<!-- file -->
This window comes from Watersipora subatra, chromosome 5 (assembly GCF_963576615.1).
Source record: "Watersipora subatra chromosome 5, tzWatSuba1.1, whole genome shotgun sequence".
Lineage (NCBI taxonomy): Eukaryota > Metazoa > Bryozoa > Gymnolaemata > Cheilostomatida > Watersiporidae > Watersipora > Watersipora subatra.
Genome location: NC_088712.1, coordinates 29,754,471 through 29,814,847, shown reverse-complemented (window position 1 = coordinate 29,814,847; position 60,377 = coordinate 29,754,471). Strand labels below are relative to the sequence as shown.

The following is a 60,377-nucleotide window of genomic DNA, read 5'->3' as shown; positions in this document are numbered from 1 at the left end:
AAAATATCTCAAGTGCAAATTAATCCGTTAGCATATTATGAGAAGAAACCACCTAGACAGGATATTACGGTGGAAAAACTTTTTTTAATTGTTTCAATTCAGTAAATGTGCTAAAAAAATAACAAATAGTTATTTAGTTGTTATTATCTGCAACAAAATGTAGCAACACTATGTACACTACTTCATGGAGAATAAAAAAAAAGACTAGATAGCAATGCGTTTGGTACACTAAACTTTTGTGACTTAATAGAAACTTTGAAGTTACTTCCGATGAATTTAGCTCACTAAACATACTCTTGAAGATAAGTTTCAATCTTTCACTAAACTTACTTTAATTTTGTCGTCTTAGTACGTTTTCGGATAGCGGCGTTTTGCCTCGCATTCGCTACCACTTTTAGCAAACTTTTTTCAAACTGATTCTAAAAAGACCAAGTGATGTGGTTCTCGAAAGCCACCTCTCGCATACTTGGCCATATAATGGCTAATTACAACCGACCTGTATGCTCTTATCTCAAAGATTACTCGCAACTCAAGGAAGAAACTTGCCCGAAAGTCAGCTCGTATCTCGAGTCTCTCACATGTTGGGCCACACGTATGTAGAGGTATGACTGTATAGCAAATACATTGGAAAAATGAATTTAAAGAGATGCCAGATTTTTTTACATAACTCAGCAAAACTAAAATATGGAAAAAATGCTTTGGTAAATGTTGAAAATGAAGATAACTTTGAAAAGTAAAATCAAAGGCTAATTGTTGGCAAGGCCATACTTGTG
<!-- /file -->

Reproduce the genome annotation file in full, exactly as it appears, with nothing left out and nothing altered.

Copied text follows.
This window comes from Watersipora subatra, chromosome 5 (assembly GCF_963576615.1).
Source record: "Watersipora subatra chromosome 5, tzWatSuba1.1, whole genome shotgun sequence".
Lineage (NCBI taxonomy): Eukaryota > Metazoa > Bryozoa > Gymnolaemata > Cheilostomatida > Watersiporidae > Watersipora > Watersipora subatra.
Genome location: NC_088712.1, coordinates 29,754,471 through 29,814,847, shown reverse-complemented (window position 1 = coordinate 29,814,847; position 60,377 = coordinate 29,754,471). Strand labels below are relative to the sequence as shown.

The following is a 60,377-nucleotide window of genomic DNA, read 5'->3' as shown; positions in this document are numbered from 1 at the left end:
AAAATATCTCAAGTGCAAATTAATCCGTTAGCATATTATGAGAAGAAACCACCTAGACAGGATATTACGGTGGAAAAACTTTTTTTAATTGTTTCAATTCAGTAAATGTGCTAAAAAAATAACAAATAGTTATTTAGTTGTTATTATCTGCAACAAAATGTAGCAACACTATGTACACTACTTCATGGAGAATAAAAAAAAAGACTAGATAGCAATGCGTTTGGTACACTAAACTTTTGTGACTTAATAGAAACTTTGAAGTTACTTCCGATGAATTTAGCTCACTAAACATACTCTTGAAGATAAGTTTCAATCTTTCACTAAACTTACTTTAATTTTGTCGTCTTAGTACGTTTTCGGATAGCGGCGTTTTGCCTCGCATTCGCTACCACTTTTAGCAAACTTTTTTCAAACTGATTCTAAAAAGACCAAGTGATGTGGTTCTCGAAAGCCACCTCTCGCATACTTGGCCATATAATGGCTAATTACAACCGACCTGTATGCTCTTATCTCAAAGATTACTCGCAACTCAAGGAAGAAACTTGCCCGAAAGTCAGCTCGTATCTCGAGTCTCTCACATGTTGGGCCACACGTATGTAGAGGTATGACTGTATAGCAAATACATTGGAAAAATGAATTTAAAGAGATGCCAGATTTTTTTACATAACTCAGCAAAACTAAAATATGGAAAAAATGCTTTGGTAAATGTTGAAAATGAAGATAACTTTGAAAAGTAAAATCAAAGGCTAATTGTTGGCAAGGCCATACTTGTG